• ISIS fighters launched two suicide attacks on U.S.-backed Syrian rebels near the border with Iraq, leaving at least 12 dead in the fighting and many wounded, rebel sources said on Sunday. They said eight ISIS members and four of their own men died. An attack at midnight on a heavily defended base near the al Tanf border crossing involved at least one explosive-laden vehicle that rammed an entrance to the base. At least two U.S.-backed rebels were killed and scores wounded, a rebel source said. The terrorists also staged a suicide attack on a convoy of rebel fighters from the Western-backed Osoud al Sharqiya rebel group, who had sent reinforcements from their outpost near the Rukban refugee camp further south west. Two of the fighters in the convoy were killed in the ambush.
  • Pakistani police said on Saturday 10 militants from Jamaat-ur-Ahrar, a faction of the Pakistani Taliban, died in a gun battle in the eastern city of Lahore, including a key suspect behind a February blast that killed 13 people. The clash came just days after a suicide attack claimed by the Pakistani Taliban on an army census team that killed at least six people and wounded 18 in Lahore, Pakistan's second-largest city.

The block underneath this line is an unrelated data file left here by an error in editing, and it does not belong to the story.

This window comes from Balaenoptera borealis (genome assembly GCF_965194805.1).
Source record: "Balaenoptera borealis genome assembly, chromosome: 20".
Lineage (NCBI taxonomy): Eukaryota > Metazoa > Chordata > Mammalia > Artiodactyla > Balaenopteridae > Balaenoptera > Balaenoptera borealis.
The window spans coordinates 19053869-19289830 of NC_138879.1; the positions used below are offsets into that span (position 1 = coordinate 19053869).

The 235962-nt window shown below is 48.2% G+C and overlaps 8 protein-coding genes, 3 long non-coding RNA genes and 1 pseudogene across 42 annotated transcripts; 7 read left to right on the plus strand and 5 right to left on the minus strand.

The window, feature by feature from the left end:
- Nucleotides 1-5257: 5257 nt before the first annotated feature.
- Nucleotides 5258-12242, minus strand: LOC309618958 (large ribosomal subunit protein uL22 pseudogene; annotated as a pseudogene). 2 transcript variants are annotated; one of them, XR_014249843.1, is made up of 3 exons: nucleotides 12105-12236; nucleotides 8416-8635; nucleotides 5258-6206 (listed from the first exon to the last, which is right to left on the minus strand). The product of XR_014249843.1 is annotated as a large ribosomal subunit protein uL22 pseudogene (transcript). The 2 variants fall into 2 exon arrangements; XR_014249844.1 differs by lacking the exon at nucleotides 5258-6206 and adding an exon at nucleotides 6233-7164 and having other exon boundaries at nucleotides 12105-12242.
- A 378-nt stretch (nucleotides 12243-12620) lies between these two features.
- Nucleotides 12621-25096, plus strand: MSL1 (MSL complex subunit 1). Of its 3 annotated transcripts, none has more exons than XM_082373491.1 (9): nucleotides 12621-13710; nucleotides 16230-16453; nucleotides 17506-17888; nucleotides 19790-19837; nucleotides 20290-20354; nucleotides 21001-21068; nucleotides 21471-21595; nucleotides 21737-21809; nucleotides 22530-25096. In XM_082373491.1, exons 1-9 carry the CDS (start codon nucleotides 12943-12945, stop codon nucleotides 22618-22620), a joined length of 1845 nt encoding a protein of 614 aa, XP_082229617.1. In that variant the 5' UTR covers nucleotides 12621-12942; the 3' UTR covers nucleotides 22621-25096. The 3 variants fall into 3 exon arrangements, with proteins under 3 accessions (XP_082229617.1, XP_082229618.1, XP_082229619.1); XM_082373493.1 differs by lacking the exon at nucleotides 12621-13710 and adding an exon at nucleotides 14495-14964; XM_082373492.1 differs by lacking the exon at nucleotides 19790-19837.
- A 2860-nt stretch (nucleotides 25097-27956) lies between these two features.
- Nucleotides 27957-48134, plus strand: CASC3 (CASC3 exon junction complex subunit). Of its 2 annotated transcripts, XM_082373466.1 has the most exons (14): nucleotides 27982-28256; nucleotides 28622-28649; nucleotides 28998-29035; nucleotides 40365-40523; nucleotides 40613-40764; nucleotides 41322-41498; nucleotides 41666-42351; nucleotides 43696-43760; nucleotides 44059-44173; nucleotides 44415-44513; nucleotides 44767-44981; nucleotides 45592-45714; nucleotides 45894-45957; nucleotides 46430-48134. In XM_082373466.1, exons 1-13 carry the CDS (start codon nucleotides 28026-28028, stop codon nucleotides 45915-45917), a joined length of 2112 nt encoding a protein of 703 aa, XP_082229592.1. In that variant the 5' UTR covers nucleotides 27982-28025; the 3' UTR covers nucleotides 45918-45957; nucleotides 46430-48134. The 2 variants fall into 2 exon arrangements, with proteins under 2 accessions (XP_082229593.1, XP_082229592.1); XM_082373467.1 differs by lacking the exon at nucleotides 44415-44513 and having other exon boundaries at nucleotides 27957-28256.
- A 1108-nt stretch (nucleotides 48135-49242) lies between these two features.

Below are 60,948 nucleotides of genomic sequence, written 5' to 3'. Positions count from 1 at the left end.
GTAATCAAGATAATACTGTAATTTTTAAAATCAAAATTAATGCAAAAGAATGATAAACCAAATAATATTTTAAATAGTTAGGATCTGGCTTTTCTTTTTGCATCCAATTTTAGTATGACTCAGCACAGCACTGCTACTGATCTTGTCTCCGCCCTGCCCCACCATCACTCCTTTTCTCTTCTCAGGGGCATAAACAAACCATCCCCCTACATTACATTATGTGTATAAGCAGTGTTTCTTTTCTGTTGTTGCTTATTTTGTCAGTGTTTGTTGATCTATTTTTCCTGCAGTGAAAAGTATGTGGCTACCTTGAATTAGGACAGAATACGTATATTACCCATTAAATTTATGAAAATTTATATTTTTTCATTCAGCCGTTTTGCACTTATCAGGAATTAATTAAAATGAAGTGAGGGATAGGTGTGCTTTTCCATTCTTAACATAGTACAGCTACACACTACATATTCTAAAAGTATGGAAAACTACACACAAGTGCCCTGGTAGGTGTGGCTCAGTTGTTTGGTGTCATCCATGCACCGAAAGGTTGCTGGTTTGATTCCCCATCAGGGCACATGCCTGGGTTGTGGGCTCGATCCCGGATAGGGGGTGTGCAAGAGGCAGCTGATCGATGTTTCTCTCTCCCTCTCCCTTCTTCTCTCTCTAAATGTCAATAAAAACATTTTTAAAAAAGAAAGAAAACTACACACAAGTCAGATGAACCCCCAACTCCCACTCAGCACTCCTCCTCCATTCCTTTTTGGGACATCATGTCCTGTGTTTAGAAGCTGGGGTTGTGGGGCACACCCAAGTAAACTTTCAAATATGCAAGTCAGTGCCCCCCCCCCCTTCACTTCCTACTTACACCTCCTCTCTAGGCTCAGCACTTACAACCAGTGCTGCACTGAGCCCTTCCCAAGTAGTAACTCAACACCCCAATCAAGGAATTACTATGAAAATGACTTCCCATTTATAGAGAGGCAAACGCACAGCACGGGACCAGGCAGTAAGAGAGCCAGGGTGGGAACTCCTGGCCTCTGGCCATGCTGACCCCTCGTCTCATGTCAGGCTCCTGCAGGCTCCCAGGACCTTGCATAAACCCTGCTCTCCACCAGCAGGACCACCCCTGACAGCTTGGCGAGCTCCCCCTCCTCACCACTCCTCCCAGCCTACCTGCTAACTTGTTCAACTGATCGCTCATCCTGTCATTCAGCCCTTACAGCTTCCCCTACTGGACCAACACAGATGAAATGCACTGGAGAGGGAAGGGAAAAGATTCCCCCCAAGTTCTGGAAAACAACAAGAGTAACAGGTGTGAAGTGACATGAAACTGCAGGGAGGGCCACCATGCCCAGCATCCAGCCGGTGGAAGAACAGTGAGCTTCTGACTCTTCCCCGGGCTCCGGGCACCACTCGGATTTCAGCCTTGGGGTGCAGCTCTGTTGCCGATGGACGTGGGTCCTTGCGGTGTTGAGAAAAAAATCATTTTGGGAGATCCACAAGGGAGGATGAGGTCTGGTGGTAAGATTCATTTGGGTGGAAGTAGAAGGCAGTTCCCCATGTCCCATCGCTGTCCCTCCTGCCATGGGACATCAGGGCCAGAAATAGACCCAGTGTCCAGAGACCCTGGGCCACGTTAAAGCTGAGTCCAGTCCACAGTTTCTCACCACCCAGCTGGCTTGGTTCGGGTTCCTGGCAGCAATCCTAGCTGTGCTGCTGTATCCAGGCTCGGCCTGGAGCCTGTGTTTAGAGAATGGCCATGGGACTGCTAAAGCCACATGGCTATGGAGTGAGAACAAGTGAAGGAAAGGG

• A U.S. soldier was killed while conducting operations against ISIS in Afghanistan late on Saturday, a U.S. military spokesman said in a message posted on Twitter. "The soldier was mortally wounded late Saturday during an operation in Nangarhar Province" in eastern Afghanistan, U.S. Navy Captain Bill Salvin said in a message on the official Twitter account of the NATO-led Resolute Support mission. The soldier was a Special Forces operator. The circumstances of the death were unclear and Salvin said more information could be released later.